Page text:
But, like a wheel in perfect balance turning,

I felt my will and my desire impelled

By the Love that moves the sun and all the stars.” (Del Paradiso, Canto XXXIII)

There is then, an active embrace of holy Death that is the first action required for the one who would be an authentic individual. In Christian terms, this can be thought of as “dying to self.” We could simply have said, “Lilith is about dying to self” and been done with it. The reason why I have so far avoided that terminology is that it is so common as to be open to much misunderstanding. The first misunderstanding is that the purpose of the Christian life is to get rid of self. Kierkegaard, the ever careful thinker, avoids this mistake:

“And the relation to himself is something a human being cannot be rid of, just as little as he can be rid of himself, which for that matter is one and the same thing, since the self is indeed the relation to oneself.” (The Sickness Unto Death, Part I)

He sees the human spirit as a relation, as that which actively relates our finite “half” to our infinite “half”, holding together the human synthesis of soul and body. The self he sees as that relation’s relation to itself, that is, our spirit’s active relating to itself. “Despair” he regards as the disease of the human spirit, its imbalance, and since it is a disease of the eternal part of us, it is something which is sustained in us by our will–that is, we are responsible for it at every moment.

When we talk about “getting rid of self”, what we often are talking about is getting rid of the disease. This will have to involve a turning of the human spirit by which the imbalance is righted. Kierkegaard writes:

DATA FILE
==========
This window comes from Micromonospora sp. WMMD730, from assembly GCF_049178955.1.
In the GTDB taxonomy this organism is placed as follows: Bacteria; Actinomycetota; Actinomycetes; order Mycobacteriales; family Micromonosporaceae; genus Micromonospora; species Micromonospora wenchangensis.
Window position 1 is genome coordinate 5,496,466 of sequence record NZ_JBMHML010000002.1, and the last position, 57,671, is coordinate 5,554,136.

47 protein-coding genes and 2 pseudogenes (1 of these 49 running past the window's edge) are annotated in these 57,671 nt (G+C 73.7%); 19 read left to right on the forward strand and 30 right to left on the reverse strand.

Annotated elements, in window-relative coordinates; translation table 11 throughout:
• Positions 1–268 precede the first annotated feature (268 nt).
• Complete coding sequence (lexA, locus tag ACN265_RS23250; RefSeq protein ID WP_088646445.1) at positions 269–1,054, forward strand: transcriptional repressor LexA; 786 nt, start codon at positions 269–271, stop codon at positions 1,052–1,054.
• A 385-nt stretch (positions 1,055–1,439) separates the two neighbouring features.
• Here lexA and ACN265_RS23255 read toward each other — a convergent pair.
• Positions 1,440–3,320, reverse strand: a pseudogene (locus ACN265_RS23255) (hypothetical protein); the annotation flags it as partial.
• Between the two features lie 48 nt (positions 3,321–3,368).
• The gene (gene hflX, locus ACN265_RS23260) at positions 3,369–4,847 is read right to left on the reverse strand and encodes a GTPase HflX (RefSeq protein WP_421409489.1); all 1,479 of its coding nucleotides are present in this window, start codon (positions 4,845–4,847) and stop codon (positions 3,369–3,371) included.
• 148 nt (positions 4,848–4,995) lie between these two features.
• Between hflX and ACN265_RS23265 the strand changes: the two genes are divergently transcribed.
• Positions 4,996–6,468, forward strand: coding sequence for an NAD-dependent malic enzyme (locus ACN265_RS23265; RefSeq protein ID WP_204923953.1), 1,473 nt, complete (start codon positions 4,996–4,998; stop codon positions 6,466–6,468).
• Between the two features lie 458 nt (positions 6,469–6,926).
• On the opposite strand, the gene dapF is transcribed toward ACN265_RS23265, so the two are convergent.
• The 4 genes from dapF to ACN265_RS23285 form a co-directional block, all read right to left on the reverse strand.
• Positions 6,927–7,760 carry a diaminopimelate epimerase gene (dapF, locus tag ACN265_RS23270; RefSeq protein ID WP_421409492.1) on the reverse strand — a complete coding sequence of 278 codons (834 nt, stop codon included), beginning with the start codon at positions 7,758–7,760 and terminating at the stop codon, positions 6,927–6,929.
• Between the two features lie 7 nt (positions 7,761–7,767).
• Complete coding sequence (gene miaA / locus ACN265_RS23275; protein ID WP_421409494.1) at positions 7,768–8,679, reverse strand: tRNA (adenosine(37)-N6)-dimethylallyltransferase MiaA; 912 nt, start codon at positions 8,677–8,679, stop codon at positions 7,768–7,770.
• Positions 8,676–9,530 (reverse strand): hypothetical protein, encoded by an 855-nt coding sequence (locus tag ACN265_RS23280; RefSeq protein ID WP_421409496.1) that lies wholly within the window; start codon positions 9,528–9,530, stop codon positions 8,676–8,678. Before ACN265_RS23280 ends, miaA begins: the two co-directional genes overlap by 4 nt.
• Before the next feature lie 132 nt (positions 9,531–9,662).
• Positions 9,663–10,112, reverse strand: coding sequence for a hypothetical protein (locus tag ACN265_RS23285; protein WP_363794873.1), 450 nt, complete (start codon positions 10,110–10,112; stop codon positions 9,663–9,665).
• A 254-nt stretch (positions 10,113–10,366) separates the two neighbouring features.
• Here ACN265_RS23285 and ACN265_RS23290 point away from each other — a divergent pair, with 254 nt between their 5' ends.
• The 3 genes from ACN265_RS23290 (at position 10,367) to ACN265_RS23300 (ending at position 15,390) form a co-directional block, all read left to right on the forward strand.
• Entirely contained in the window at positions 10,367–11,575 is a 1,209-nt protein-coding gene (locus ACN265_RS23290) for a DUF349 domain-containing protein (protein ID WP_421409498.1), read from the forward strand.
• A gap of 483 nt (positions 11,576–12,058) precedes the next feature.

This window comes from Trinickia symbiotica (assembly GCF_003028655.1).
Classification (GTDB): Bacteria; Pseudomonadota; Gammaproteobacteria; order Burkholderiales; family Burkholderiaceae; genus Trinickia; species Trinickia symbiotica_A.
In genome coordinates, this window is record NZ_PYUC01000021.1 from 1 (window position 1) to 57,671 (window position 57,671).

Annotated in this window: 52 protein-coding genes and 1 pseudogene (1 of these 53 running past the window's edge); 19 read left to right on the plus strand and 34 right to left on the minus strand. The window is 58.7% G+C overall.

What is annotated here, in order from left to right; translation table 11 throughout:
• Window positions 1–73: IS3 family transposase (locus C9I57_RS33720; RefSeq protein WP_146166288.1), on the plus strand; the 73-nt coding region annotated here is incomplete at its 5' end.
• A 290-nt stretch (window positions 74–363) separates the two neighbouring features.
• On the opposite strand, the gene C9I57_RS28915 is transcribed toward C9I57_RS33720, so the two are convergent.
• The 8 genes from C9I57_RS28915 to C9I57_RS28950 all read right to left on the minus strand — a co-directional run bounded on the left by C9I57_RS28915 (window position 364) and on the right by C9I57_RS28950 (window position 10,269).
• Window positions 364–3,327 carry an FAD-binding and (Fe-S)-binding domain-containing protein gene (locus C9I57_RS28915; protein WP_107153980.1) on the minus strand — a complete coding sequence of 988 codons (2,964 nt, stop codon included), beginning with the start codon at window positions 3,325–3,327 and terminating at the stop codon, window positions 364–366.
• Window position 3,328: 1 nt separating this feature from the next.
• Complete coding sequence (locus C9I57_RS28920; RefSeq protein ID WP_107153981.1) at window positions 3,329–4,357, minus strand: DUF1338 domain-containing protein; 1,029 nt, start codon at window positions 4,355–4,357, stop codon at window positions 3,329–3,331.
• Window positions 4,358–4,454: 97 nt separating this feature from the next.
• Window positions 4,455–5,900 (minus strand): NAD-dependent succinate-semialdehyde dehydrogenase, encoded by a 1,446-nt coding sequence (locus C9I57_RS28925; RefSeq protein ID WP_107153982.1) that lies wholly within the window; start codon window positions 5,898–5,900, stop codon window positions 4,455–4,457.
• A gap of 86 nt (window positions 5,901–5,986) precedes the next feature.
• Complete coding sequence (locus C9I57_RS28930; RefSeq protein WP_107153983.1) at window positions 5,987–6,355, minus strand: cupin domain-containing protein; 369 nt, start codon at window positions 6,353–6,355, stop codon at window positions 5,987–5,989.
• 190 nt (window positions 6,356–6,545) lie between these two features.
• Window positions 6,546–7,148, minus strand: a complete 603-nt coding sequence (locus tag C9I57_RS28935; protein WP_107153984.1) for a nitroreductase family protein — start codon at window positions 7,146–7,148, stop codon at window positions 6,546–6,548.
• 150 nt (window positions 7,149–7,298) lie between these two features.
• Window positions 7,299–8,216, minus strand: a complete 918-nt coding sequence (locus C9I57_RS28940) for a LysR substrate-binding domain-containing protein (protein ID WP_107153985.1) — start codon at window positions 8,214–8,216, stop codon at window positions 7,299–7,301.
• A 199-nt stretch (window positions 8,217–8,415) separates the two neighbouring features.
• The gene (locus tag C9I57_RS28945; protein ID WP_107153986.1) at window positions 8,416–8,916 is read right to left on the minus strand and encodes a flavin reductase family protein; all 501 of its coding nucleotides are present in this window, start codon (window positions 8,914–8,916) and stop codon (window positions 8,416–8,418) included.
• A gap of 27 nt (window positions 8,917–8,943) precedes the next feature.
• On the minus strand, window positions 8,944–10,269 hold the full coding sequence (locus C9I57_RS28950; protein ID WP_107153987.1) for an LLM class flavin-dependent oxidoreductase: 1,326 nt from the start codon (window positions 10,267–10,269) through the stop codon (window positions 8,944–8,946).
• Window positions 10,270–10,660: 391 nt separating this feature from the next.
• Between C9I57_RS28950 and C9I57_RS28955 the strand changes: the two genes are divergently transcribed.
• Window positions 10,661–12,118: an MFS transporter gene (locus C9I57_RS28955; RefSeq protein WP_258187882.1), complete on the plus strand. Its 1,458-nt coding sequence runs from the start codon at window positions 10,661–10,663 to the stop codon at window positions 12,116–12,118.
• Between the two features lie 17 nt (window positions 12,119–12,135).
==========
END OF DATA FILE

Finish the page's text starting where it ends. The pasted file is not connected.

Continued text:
“Such a relation, which relates to itself, a self, must either have established itself or been established by something else.

If the relation which relates to itself has been established by something else, then of course the relation is the third term, but then this relation, the third term, is a relation which relates in turn to that which has established the whole relation.

Such a derived, established relation is the human self, a relation which relates to itself, and in relating to itself relates to something else.”

Since the human self essentially relates to its existential Source, the imbalance can be corrected when it relates to itself, not in isolation, but in reference to what established it. This gets to the heart of the riddle of human selfhood: we must relate to ourselves, but can only do so healthily through our primary relation to that which is outside of and made ourselves. This is a surprisingly difficult lesson to learn. The lure of action that promises to define us in a positive way hides our true motives from ourselves, and we often discover them only through repeated failure. The worship of “having done” is hard to break. As Mr. Raven says, the riddles go on asking themselves, demanding an answer, until we ourselves become true. We will continue to follow Mr. Vane’s education by the universe as he exhausts the possibilities of evasion.